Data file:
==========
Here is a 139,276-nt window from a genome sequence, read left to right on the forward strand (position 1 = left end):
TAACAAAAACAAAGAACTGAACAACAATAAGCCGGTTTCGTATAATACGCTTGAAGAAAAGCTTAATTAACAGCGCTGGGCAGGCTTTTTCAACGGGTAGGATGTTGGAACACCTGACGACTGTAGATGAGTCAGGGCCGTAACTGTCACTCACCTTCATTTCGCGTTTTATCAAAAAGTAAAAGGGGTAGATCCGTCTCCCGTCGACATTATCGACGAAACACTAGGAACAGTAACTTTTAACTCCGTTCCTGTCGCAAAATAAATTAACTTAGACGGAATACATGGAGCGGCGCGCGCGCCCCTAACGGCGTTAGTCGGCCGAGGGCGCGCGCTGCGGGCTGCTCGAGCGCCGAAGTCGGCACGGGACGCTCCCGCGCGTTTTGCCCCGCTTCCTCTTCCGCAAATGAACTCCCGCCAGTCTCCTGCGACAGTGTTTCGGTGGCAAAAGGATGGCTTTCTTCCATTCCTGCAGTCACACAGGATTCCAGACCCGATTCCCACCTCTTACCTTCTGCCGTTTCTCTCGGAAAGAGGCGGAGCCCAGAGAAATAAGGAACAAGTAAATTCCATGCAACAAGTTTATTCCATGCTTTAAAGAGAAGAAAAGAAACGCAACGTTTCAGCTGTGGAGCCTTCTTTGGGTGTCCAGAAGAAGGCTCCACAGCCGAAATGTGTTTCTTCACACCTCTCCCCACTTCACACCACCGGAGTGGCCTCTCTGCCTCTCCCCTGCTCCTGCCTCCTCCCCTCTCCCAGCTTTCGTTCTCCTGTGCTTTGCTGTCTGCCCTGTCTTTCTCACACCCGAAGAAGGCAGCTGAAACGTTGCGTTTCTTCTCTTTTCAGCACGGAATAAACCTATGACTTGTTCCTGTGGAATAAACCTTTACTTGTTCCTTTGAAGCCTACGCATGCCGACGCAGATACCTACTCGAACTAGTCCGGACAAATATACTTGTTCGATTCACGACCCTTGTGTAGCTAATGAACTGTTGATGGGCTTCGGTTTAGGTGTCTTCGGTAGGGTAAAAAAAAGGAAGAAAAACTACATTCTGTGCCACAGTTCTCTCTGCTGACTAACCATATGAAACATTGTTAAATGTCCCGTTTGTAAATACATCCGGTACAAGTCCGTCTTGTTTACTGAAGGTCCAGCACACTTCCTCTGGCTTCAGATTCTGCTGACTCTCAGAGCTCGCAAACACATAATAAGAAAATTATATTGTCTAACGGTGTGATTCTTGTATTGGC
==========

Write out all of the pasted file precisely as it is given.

Here is a 139,276-nt window from a genome sequence, read left to right on the forward strand (position 1 = left end):
TAACAAAAACAAAGAACTGAACAACAATAAGCCGGTTTCGTATAATACGCTTGAAGAAAAGCTTAATTAACAGCGCTGGGCAGGCTTTTTCAACGGGTAGGATGTTGGAACACCTGACGACTGTAGATGAGTCAGGGCCGTAACTGTCACTCACCTTCATTTCGCGTTTTATCAAAAAGTAAAAGGGGTAGATCCGTCTCCCGTCGACATTATCGACGAAACACTAGGAACAGTAACTTTTAACTCCGTTCCTGTCGCAAAATAAATTAACTTAGACGGAATACATGGAGCGGCGCGCGCGCCCCTAACGGCGTTAGTCGGCCGAGGGCGCGCGCTGCGGGCTGCTCGAGCGCCGAAGTCGGCACGGGACGCTCCCGCGCGTTTTGCCCCGCTTCCTCTTCCGCAAATGAACTCCCGCCAGTCTCCTGCGACAGTGTTTCGGTGGCAAAAGGATGGCTTTCTTCCATTCCTGCAGTCACACAGGATTCCAGACCCGATTCCCACCTCTTACCTTCTGCCGTTTCTCTCGGAAAGAGGCGGAGCCCAGAGAAATAAGGAACAAGTAAATTCCATGCAACAAGTTTATTCCATGCTTTAAAGAGAAGAAAAGAAACGCAACGTTTCAGCTGTGGAGCCTTCTTTGGGTGTCCAGAAGAAGGCTCCACAGCCGAAATGTGTTTCTTCACACCTCTCCCCACTTCACACCACCGGAGTGGCCTCTCTGCCTCTCCCCTGCTCCTGCCTCCTCCCCTCTCCCAGCTTTCGTTCTCCTGTGCTTTGCTGTCTGCCCTGTCTTTCTCACACCCGAAGAAGGCAGCTGAAACGTTGCGTTTCTTCTCTTTTCAGCACGGAATAAACCTATGACTTGTTCCTGTGGAATAAACCTTTACTTGTTCCTTTGAAGCCTACGCATGCCGACGCAGATACCTACTCGAACTAGTCCGGACAAATATACTTGTTCGATTCACGACCCTTGTGTAGCTAATGAACTGTTGATGGGCTTCGGTTTAGGTGTCTTCGGTAGGGTAAAAAAAAGGAAGAAAAACTACATTCTGTGCCACAGTTCTCTCTGCTGACTAACCATATGAAACATTGTTAAATGTCCCGTTTGTAAATACATCCGGTACAAGTCCGTCTTGTTTACTGAAGGTCCAGCACACTTCCTCTGGCTTCAGATTCTGCTGACTCTCAGAGCTCGCAAACACATAATAAGAAAATTATATTGTCTAACGGTGTGATTCTTGTATTGGC